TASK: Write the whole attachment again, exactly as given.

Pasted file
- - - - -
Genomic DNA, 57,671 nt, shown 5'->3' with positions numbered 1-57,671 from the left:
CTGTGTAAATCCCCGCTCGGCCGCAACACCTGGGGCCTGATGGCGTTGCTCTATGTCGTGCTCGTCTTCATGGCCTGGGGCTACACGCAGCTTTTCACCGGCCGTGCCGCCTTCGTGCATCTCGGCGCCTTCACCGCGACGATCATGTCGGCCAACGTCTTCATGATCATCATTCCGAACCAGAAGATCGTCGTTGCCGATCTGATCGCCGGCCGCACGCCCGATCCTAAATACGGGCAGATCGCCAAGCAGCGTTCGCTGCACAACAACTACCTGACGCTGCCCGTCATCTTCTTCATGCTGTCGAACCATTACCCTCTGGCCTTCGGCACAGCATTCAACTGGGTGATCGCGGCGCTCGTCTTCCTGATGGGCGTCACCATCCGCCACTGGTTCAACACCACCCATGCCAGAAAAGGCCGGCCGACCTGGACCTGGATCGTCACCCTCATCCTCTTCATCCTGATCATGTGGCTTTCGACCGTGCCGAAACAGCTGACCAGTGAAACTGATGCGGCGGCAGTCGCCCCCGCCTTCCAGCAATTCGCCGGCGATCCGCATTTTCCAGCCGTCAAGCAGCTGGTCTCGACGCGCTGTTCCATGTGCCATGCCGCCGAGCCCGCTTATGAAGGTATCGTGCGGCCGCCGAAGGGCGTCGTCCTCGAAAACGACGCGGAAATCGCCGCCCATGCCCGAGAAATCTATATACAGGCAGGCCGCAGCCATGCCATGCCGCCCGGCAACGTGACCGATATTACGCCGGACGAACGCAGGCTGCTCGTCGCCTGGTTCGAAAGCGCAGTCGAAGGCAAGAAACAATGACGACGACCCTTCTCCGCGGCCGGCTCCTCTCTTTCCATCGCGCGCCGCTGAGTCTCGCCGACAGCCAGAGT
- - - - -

Genomic DNA, 57,671 nt, shown 5'->3' with positions numbered 1-57,671 from the left:
CTGTGTAAATCCCCGCTCGGCCGCAACACCTGGGGCCTGATGGCGTTGCTCTATGTCGTGCTCGTCTTCATGGCCTGGGGCTACACGCAGCTTTTCACCGGCCGTGCCGCCTTCGTGCATCTCGGCGCCTTCACCGCGACGATCATGTCGGCCAACGTCTTCATGATCATCATTCCGAACCAGAAGATCGTCGTTGCCGATCTGATCGCCGGCCGCACGCCCGATCCTAAATACGGGCAGATCGCCAAGCAGCGTTCGCTGCACAACAACTACCTGACGCTGCCCGTCATCTTCTTCATGCTGTCGAACCATTACCCTCTGGCCTTCGGCACAGCATTCAACTGGGTGATCGCGGCGCTCGTCTTCCTGATGGGCGTCACCATCCGCCACTGGTTCAACACCACCCATGCCAGAAAAGGCCGGCCGACCTGGACCTGGATCGTCACCCTCATCCTCTTCATCCTGATCATGTGGCTTTCGACCGTGCCGAAACAGCTGACCAGTGAAACTGATGCGGCGGCAGTCGCCCCCGCCTTCCAGCAATTCGCCGGCGATCCGCATTTTCCAGCCGTCAAGCAGCTGGTCTCGACGCGCTGTTCCATGTGCCATGCCGCCGAGCCCGCTTATGAAGGTATCGTGCGGCCGCCGAAGGGCGTCGTCCTCGAAAACGACGCGGAAATCGCCGCCCATGCCCGAGAAATCTATATACAGGCAGGCCGCAGCCATGCCATGCCGCCCGGCAACGTGACCGATATTACGCCGGACGAACGCAGGCTGCTCGTCGCCTGGTTCGAAAGCGCAGTCGAAGGCAAGAAACAATGACGACGACCCTTCTCCGCGGCCGGCTCCTCTCTTTCCATCGCGCGCCGCTGAGTCTCGCCGACAGCCAGAGT